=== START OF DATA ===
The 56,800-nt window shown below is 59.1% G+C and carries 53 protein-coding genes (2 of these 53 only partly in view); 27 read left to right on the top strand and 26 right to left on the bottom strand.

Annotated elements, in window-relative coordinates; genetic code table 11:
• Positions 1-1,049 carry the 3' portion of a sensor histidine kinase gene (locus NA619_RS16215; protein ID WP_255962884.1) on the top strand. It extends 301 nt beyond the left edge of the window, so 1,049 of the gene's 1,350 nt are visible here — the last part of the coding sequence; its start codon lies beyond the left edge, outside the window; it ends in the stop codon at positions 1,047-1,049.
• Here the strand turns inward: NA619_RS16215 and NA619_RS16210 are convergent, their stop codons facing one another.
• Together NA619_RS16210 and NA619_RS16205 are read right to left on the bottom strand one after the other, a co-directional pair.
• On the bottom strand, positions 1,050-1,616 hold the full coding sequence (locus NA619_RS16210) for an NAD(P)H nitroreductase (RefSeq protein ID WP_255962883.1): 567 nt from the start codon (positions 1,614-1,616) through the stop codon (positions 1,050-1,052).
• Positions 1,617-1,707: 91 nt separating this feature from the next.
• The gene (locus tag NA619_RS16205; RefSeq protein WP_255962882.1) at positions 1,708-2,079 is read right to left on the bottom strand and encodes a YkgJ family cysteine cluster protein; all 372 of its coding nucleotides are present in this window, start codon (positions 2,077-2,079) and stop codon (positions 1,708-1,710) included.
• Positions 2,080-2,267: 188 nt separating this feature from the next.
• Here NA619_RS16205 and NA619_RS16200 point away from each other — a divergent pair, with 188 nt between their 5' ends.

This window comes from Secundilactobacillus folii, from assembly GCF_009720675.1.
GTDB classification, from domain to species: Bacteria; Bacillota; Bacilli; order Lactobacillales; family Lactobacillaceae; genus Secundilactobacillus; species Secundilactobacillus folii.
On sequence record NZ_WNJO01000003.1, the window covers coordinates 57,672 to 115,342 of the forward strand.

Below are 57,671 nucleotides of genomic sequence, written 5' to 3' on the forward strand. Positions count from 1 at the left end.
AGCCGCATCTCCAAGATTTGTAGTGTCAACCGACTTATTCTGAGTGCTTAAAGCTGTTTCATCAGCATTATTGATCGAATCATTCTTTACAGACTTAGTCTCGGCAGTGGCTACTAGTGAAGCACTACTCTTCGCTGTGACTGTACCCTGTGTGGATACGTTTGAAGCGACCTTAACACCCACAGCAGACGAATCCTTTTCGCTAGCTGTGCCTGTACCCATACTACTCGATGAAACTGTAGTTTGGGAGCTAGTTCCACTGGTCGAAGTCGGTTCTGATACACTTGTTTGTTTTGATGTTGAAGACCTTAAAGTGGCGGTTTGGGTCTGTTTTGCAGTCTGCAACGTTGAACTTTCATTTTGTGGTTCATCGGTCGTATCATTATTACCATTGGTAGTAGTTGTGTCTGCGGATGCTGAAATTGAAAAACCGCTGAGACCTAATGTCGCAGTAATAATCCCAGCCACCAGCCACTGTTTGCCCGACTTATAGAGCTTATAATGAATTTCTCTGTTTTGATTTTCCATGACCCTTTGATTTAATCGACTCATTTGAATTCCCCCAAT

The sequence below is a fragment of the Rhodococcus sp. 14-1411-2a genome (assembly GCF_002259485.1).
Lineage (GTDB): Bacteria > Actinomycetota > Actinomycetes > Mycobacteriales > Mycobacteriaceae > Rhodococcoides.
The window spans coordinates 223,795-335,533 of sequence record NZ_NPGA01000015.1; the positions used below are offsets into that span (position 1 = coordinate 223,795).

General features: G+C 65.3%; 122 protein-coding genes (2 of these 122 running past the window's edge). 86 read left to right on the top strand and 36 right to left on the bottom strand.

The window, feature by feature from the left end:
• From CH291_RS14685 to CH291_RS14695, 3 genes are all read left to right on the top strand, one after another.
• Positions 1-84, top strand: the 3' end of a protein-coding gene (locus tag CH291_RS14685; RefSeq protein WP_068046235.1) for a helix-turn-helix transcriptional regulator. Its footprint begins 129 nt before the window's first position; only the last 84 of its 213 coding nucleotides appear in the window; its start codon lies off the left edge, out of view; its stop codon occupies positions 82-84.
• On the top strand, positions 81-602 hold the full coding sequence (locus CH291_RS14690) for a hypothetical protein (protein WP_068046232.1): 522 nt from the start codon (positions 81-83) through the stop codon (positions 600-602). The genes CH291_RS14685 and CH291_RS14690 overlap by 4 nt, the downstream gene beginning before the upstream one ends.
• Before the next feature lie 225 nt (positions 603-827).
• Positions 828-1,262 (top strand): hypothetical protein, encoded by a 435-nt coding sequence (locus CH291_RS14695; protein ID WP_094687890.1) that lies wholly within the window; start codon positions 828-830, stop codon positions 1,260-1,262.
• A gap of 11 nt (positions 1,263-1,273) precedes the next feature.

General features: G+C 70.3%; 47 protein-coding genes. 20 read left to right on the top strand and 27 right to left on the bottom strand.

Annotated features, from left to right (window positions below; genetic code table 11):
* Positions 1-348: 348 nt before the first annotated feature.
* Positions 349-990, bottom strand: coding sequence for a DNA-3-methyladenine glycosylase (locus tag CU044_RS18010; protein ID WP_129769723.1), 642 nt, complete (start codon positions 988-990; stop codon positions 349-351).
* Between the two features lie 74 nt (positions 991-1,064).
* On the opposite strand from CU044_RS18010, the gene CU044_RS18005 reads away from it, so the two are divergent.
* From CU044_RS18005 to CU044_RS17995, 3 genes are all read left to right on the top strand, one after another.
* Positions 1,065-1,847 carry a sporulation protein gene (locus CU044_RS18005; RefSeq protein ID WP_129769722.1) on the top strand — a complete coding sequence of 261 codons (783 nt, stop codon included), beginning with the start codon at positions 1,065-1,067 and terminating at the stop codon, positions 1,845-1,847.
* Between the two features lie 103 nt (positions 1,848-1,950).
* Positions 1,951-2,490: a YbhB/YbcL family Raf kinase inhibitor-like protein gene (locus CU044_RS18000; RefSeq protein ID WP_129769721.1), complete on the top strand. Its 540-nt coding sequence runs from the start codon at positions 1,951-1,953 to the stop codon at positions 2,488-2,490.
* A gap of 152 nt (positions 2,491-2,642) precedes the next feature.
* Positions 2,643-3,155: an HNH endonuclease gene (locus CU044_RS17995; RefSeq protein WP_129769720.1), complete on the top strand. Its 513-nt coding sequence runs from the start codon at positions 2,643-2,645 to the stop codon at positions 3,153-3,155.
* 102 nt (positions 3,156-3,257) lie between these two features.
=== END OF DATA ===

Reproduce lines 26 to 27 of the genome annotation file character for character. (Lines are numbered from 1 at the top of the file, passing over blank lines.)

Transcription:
• A gap of 11 nt (positions 1,263-1,273) precedes the next feature.

General features: G+C 70.3%; 47 protein-coding genes. 20 read left to right on the top strand and 27 right to left on the bottom strand.